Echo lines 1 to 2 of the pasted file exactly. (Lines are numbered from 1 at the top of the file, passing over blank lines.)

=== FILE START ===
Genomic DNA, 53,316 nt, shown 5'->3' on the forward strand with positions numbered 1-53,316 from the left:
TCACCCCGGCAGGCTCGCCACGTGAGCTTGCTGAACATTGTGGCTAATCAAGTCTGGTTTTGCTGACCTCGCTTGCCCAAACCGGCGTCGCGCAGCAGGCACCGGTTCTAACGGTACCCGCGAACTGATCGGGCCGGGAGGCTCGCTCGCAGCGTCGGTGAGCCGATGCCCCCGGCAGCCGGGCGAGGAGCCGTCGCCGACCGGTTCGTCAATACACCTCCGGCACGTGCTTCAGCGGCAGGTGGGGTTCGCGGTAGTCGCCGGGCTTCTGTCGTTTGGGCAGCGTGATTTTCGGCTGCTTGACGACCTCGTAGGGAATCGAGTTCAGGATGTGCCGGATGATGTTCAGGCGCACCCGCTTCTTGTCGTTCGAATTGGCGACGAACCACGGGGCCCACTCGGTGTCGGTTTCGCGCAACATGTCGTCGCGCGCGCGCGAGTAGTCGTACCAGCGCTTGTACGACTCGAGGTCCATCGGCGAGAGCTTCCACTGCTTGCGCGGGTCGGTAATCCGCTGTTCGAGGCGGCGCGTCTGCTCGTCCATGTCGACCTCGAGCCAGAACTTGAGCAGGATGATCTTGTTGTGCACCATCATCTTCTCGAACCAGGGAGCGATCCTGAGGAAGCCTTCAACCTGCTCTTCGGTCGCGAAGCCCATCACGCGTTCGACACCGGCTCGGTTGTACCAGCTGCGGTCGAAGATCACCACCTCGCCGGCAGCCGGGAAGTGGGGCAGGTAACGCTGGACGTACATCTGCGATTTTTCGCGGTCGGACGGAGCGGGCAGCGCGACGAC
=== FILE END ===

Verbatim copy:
Genomic DNA, 53,316 nt, shown 5'->3' on the forward strand with positions numbered 1-53,316 from the left:
TCACCCCGGCAGGCTCGCCACGTGAGCTTGCTGAACATTGTGGCTAATCAAGTCTGGTTTTGCTGACCTCGCTTGCCCAAACCGGCGTCGCGCAGCAGGCACCGGTTCTAACGGTACCCGCGAACTGATCGGGCCGGGAGGCTCGCTCGCAGCGTCGGTGAGCCGATGCCCCCGGCAGCCGGGCGAGGAGCCGTCGCCGACCGGTTCGTCAATACACCTCCGGCACGTGCTTCAGCGGCAGGTGGGGTTCGCGGTAGTCGCCGGGCTTCTGTCGTTTGGGCAGCGTGATTTTCGGCTGCTTGACGACCTCGTAGGGAATCGAGTTCAGGATGTGCCGGATGATGTTCAGGCGCACCCGCTTCTTGTCGTTCGAATTGGCGACGAACCACGGGGCCCACTCGGTGTCGGTTTCGCGCAACATGTCGTCGCGCGCGCGCGAGTAGTCGTACCAGCGCTTGTACGACTCGAGGTCCATCGGCGAGAGCTTCCACTGCTTGCGCGGGTCGGTAATCCGCTGTTCGAGGCGGCGCGTCTGCTCGTCCATGTCGACCTCGAGCCAGAACTTGAGCAGGATGATCTTGTTGTGCACCATCATCTTCTCGAACCAGGGAGCGATCCTGAGGAAGCCTTCAACCTGCTCTTCGGTCGCGAAGCCCATCACGCGTTCGACACCGGCTCGGTTGTACCAGCTGCGGTCGAAGATCACCACCTCGCCGGCAGCCGGGAAGTGGGGCAGGTAACGCTGGACGTACATCTGCGATTTTTCGCGGTCGGACGGAGCGGGCAGCGCGACGAC